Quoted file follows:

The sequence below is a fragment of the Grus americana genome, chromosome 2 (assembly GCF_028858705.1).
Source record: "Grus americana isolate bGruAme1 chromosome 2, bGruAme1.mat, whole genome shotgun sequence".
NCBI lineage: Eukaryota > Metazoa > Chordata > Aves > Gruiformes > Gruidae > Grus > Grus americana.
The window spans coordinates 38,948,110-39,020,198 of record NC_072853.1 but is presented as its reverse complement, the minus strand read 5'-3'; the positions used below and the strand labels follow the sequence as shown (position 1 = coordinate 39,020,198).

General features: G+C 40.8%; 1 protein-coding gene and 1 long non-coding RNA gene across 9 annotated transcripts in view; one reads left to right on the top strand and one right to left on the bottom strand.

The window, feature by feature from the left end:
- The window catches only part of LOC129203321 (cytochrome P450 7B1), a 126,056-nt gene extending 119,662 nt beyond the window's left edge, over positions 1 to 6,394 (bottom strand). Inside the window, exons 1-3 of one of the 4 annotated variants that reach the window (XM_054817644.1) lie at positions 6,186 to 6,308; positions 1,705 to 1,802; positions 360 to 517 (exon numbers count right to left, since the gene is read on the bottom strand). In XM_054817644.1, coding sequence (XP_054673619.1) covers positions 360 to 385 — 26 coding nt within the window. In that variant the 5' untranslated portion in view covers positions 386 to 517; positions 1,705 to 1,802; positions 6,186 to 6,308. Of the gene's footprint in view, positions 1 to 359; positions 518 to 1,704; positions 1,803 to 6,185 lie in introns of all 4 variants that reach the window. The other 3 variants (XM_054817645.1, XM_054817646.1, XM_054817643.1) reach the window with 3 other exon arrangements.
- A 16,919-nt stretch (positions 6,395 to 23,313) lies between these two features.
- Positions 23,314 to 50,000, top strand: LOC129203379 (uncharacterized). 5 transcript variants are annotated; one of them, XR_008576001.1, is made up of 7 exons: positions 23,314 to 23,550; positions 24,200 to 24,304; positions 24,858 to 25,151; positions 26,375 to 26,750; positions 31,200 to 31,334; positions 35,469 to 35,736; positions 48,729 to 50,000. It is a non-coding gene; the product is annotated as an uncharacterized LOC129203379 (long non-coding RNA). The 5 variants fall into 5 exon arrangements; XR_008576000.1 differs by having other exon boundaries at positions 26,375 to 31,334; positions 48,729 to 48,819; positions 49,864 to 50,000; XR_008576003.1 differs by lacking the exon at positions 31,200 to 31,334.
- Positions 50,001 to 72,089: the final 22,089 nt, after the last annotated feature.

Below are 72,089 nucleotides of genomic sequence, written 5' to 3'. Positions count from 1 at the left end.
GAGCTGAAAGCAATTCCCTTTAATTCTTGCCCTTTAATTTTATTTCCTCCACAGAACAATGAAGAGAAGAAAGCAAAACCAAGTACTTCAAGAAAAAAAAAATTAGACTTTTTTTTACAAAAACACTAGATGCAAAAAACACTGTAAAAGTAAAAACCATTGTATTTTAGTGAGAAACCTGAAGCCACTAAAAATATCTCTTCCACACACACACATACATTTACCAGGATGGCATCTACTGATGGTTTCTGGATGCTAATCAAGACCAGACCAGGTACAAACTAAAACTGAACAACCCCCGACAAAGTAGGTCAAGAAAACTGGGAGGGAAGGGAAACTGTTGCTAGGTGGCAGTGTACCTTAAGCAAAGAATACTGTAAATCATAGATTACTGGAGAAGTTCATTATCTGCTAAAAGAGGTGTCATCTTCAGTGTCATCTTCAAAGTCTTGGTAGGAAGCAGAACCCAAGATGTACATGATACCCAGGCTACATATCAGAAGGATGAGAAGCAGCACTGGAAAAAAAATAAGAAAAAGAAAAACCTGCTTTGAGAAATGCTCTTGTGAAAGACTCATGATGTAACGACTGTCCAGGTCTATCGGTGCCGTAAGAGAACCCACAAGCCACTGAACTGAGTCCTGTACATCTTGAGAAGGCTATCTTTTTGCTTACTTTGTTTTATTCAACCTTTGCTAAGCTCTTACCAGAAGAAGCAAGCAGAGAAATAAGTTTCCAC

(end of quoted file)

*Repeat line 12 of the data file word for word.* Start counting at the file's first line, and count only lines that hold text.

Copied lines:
GAGCTGAAAGCAATTCCCTTTAATTCTTGCCCTTTAATTTTATTTCCTCCACAGAACAATGAAGAGAAGAAAGCAAAACCAAGTACTTCAAGAAAAAAAAAATTAGACTTTTTTTTACAAAAACACTAGATGCAAAAAACACTGTAAAAGTAAAAACCATTGTATTTTAGTGAGAAACCTGAAGCCACTAAAAATATCTCTTCCACACACACACATACATTTACCAGGATGGCATCTACTGATGGTTTCTGGATGCTAATCAAGACCAGACCAGGTACAAACTAAAACTGAACAACCCCCGACAAAGTAGGTCAAGAAAACTGGGAGGGAAGGGAAACTGTTGCTAGGTGGCAGTGTACCTTAAGCAAAGAATACTGTAAATCATAGATTACTGGAGAAGTTCATTATCTGCTAAAAGAGGTGTCATCTTCAGTGTCATCTTCAAAGTCTTGGTAGGAAGCAGAACCCAAGATGTACATGATACCCAGGCTACATATCAGAAGGATGAGAAGCAGCACTGGAAAAAAAATAAGAAAAAGAAAAACCTGCTTTGAGAAATGCTCTTGTGAAAGACTCATGATGTAACGACTGTCCAGGTCTATCGGTGCCGTAAGAGAACCCACAAGCCACTGAACTGAGTCCTGTACATCTTGAGAAGGCTATCTTTTTGCTTACTTTGTTTTATTCAACCTTTGCTAAGCTCTTACCAGAAGAAGCAAGCAGAGAAATAAGTTTCCAC